Also describe what you have taught. In hindsight, I really wish I had taught Intro to Psych and/or Research Methods, even if just once. These are often the courses most in need of being filled, so having this under your belt could strengthen your candidacy. Moreover, these courses imply a breadth of knowledge, which is very valuable for teaching.
Australians suffer from “tall poppy syndrome”, which is both a blessing and a curse. In the U.S., it is definitely a curse! In a country of 330 million people, competitiveness and meritocracy are key values. In your CV, mention all relevant awards, achievements, grants, scholarships, popular press articles, conference experience, presentations you’ve given, experience as a reviewer, and so on. Remember: The squeaky wheel gets the grease!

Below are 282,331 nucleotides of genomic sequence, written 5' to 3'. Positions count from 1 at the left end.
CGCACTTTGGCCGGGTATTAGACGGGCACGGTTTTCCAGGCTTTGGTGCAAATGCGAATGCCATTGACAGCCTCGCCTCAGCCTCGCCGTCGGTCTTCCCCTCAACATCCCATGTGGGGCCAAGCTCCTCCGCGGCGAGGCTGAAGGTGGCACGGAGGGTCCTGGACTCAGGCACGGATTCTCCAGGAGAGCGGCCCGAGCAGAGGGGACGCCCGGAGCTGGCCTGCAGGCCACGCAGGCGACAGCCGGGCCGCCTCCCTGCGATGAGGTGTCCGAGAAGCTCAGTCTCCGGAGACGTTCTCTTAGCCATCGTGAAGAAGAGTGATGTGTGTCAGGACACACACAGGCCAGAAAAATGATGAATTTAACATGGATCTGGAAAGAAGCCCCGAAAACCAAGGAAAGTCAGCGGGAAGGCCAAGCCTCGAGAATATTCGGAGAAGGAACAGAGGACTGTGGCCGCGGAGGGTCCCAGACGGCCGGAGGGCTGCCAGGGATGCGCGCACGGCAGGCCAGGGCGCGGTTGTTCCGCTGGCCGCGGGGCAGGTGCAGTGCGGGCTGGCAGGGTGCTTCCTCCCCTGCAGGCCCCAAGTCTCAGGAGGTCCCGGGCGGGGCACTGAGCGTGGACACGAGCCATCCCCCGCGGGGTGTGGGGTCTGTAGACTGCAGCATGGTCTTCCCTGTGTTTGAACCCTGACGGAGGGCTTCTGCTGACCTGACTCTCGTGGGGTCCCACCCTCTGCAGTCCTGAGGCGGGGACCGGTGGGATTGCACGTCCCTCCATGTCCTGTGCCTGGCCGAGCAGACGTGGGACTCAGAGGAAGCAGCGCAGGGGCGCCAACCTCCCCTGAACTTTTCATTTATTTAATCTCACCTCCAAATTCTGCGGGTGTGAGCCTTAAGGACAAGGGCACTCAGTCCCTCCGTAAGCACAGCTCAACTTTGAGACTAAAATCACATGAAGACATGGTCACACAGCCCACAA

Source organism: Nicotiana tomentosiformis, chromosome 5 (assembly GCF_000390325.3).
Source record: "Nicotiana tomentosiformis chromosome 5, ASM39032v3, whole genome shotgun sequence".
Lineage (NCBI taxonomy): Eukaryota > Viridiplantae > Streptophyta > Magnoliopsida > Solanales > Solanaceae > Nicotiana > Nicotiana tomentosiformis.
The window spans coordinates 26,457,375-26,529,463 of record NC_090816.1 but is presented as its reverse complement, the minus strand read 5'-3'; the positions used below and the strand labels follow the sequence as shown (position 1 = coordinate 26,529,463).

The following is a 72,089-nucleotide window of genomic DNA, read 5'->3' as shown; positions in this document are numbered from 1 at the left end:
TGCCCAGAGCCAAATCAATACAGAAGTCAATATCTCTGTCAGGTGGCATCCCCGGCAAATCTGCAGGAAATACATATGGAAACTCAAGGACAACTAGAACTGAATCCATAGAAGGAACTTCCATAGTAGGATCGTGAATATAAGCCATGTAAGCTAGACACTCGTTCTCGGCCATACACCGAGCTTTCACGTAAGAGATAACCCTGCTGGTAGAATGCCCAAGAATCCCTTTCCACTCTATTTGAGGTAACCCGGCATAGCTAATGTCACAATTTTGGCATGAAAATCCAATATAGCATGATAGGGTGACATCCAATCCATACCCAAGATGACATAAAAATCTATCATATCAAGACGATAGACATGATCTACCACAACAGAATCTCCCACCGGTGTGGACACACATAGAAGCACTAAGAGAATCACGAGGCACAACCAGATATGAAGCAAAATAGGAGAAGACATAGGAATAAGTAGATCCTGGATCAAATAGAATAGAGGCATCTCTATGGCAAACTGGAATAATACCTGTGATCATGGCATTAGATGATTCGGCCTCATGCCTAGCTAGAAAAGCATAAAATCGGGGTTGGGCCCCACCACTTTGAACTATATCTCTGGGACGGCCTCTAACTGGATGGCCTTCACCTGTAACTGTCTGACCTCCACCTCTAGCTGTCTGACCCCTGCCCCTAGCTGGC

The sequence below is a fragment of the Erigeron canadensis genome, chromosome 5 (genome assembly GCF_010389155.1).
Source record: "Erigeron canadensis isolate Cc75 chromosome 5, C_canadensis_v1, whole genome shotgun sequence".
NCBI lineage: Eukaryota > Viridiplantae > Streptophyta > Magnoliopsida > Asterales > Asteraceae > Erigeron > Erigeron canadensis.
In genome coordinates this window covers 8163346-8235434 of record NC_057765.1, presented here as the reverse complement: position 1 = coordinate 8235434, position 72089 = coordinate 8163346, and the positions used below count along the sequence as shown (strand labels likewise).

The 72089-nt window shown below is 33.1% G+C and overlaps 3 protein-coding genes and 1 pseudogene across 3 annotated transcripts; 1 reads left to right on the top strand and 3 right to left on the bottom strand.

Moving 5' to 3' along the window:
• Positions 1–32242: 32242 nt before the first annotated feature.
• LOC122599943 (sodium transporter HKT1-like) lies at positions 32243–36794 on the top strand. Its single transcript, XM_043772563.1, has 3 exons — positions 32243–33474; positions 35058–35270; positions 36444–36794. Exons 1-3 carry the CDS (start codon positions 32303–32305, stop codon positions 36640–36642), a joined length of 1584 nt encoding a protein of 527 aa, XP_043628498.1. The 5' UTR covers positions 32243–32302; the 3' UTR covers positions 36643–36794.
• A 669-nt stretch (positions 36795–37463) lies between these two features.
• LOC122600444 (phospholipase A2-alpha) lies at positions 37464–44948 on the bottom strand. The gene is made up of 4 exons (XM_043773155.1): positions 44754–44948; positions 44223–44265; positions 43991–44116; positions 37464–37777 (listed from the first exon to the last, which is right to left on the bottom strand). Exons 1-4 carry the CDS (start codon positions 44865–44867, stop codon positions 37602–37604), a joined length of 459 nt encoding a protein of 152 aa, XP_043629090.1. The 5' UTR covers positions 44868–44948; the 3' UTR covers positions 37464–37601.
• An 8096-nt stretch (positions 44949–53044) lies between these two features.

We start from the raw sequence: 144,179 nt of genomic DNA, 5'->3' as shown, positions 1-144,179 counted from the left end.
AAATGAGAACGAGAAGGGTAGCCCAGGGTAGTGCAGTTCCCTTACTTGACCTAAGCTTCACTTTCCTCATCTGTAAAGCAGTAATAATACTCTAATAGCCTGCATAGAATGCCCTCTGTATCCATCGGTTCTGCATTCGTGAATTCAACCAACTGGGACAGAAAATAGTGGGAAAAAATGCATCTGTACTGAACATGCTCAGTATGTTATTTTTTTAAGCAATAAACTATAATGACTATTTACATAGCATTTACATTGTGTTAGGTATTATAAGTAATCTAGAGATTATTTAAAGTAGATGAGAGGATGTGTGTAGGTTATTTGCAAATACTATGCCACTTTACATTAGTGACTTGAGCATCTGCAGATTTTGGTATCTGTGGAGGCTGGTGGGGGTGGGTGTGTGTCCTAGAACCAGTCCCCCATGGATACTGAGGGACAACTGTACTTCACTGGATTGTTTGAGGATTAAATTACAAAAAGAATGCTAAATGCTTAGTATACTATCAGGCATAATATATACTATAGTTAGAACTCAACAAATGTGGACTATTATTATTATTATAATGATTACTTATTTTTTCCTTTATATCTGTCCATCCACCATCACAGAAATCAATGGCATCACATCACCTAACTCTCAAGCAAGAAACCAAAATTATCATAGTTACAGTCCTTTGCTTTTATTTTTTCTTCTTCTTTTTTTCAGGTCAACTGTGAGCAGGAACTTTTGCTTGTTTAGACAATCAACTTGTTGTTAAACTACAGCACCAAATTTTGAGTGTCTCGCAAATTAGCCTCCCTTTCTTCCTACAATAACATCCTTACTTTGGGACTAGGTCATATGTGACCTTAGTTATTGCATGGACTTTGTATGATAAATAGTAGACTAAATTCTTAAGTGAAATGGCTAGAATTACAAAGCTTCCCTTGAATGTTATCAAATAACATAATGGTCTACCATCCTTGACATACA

Australia doesn’t come up on the U.S. radar much, partly because there are literally over 1000 U.S. universities, and partly because Australia is small and so far away. There’s a good chance that the people reading your application haven’t actually heard of your university, no matter how well it ranks among Australian institutions. So it could help to very briefly note the prestige of the institution or department where you study, if applicable. Moreover, mention your advisors (i.e., supervisors). Don’t just mention your Ph.D. advisor; also mention your Honors advisor, as well as the members of your thesis committee (“dissertation panel”). The more names you throw out, the more likely it is that a name will resonate with someone on the search committee. Academics here might not be familiar with Australian institutions, but there’s a good chance they’ll be familiar with Australian scholars.